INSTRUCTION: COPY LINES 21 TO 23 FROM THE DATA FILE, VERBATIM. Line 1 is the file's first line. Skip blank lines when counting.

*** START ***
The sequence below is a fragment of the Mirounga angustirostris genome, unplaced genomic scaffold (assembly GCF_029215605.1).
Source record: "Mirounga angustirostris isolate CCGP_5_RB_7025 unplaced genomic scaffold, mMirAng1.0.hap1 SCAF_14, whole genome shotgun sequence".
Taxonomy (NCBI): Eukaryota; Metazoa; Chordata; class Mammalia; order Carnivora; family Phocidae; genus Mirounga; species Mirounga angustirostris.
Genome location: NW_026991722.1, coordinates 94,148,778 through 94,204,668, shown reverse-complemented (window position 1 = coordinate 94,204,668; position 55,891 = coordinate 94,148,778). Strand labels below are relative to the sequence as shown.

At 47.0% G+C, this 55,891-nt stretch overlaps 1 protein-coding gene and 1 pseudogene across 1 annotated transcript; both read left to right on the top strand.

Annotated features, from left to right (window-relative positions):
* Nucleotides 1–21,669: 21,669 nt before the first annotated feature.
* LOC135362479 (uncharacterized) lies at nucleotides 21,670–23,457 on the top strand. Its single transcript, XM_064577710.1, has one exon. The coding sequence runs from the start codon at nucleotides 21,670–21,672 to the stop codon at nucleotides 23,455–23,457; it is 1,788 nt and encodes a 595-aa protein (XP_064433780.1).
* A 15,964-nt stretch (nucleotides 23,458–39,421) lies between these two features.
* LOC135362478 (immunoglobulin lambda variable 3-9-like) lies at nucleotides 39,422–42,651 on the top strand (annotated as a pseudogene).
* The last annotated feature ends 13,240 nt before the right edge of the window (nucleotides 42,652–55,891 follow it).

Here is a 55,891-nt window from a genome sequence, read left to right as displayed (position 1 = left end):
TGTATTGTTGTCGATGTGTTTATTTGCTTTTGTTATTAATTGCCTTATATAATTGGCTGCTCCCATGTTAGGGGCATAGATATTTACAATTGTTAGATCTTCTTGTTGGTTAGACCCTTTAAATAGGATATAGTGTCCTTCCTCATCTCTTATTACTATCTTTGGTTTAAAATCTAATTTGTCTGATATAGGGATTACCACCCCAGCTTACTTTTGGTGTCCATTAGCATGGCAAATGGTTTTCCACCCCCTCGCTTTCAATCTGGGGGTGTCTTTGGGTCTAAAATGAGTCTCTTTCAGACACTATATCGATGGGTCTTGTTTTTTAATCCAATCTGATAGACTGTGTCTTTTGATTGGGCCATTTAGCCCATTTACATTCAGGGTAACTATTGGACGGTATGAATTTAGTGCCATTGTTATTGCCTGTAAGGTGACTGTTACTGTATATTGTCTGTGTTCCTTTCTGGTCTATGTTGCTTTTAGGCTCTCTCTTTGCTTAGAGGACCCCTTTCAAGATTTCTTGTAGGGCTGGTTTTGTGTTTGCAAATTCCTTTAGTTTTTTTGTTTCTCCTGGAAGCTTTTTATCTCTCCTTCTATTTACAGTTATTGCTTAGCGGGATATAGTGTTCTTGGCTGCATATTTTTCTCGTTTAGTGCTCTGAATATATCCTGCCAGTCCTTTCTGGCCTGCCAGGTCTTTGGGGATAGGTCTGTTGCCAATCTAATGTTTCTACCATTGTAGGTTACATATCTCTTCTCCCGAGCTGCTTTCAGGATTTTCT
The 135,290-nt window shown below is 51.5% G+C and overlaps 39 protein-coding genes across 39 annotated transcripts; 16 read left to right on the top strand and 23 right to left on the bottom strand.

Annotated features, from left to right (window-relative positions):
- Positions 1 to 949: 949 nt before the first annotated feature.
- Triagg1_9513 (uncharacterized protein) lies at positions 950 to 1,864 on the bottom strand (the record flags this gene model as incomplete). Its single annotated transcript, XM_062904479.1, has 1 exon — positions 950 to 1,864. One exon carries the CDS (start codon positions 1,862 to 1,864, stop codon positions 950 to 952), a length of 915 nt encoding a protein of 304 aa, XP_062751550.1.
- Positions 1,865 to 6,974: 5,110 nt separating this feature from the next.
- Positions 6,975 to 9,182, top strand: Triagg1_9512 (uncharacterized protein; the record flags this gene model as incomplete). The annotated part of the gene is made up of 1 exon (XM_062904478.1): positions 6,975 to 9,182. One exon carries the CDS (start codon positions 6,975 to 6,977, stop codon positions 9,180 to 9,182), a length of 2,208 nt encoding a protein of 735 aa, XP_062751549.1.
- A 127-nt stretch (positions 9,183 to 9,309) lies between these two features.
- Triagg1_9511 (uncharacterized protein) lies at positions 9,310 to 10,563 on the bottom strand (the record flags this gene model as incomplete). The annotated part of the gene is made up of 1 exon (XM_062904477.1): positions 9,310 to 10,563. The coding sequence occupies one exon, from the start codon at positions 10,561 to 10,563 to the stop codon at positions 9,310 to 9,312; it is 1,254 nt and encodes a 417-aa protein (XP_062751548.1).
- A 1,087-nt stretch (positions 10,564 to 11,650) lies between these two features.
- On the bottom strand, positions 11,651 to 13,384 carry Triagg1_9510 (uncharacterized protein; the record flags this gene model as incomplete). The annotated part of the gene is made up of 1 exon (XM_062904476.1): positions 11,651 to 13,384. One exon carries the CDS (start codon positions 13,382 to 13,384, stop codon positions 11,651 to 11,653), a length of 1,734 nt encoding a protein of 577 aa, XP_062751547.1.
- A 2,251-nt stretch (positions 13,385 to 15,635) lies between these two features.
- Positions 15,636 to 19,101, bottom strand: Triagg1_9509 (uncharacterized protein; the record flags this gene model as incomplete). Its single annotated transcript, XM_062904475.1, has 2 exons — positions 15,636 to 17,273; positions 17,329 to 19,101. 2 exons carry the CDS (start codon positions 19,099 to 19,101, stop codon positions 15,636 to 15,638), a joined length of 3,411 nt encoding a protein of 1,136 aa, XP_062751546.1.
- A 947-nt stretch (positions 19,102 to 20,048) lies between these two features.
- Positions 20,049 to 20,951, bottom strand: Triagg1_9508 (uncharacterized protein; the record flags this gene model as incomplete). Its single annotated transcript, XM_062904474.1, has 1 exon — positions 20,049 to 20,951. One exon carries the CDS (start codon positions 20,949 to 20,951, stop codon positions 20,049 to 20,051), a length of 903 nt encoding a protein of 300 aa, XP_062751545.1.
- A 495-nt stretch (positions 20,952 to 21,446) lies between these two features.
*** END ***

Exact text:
- Triagg1_9511 (uncharacterized protein) lies at positions 9,310 to 10,563 on the bottom strand (the record flags this gene model as incomplete). The annotated part of the gene is made up of 1 exon (XM_062904477.1): positions 9,310 to 10,563. The coding sequence occupies one exon, from the start codon at positions 10,561 to 10,563 to the stop codon at positions 9,310 to 9,312; it is 1,254 nt and encodes a 417-aa protein (XP_062751548.1).
- A 1,087-nt stretch (positions 10,564 to 11,650) lies between these two features.
- On the bottom strand, positions 11,651 to 13,384 carry Triagg1_9510 (uncharacterized protein; the record flags this gene model as incomplete). The annotated part of the gene is made up of 1 exon (XM_062904476.1): positions 11,651 to 13,384. One exon carries the CDS (start codon positions 13,382 to 13,384, stop codon positions 11,651 to 11,653), a length of 1,734 nt encoding a protein of 577 aa, XP_062751547.1.